Residents and the business community in the coast region were yesterday counting damages following a major blackout that began on Friday night.
Sunday Nation survey within Mombasa city centre indicated that most of the shops and small-scale businesses had closed after running out of diesel to run their generators.
“This is unforeseen expenditure that has depleted our pockets and the only way out is to close down and go home” said a shopkeeper.
Kenya Ports Authority could not operate their ship-to-shore gantry cranes which are power-operated.
But KPA acting operation manager Evelyn Chibule said they were only partially affected because they only had two ships.
“The two ships were at their finish line of loading with one only remaining with six containers,” she on phone.
But it was business as usual for operators at the yard who use generator-powered cranes.
Hotels were the worst hit with owners having to rely on generators to run all their operations the whole day.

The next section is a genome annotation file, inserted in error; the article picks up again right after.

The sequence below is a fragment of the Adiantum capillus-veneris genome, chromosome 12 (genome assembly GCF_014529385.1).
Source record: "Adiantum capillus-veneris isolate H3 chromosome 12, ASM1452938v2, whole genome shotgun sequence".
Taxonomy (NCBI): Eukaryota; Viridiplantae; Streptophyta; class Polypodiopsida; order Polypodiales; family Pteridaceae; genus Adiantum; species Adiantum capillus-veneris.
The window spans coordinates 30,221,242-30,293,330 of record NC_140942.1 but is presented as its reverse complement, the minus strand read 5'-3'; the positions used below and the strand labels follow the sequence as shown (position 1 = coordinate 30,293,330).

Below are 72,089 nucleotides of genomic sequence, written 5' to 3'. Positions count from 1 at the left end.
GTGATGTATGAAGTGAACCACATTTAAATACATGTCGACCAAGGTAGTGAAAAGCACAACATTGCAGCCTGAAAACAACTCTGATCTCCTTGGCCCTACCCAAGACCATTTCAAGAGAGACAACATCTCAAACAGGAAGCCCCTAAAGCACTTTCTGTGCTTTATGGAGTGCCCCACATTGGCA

The Kenya Association of Hotel Keepers and Caterers executive officer Sam Ikwaye said that their members had incurred huge losses.
“Right now, our members catering for with these unexpected expenses which they had not budgeted for,” he said on phone.
With the unusual hot and damp weather, Mr Ikwaye said hoteliers were forced to run their fans to keep their guests cool and comfortable.
“We intend to seek compensation because the losses being reported are massive for the fragile industry,” he said adding that the government should cushion the industry players during such incidents.
Mombasa, Malindi, Lamu, Kwale counties were affected following a technical hitch at Kiambere power station.
Kenya Power said the hitch affected a high voltage transmission line linking Nairobi and Coast regions.
“Our engineers are on site working to repair the fault in order to restore supply,” Kenya Power said in a statement early Saturday.
Earlier this year, Nairobi, Coast and Central regions suffered major power outage that lasted several hours.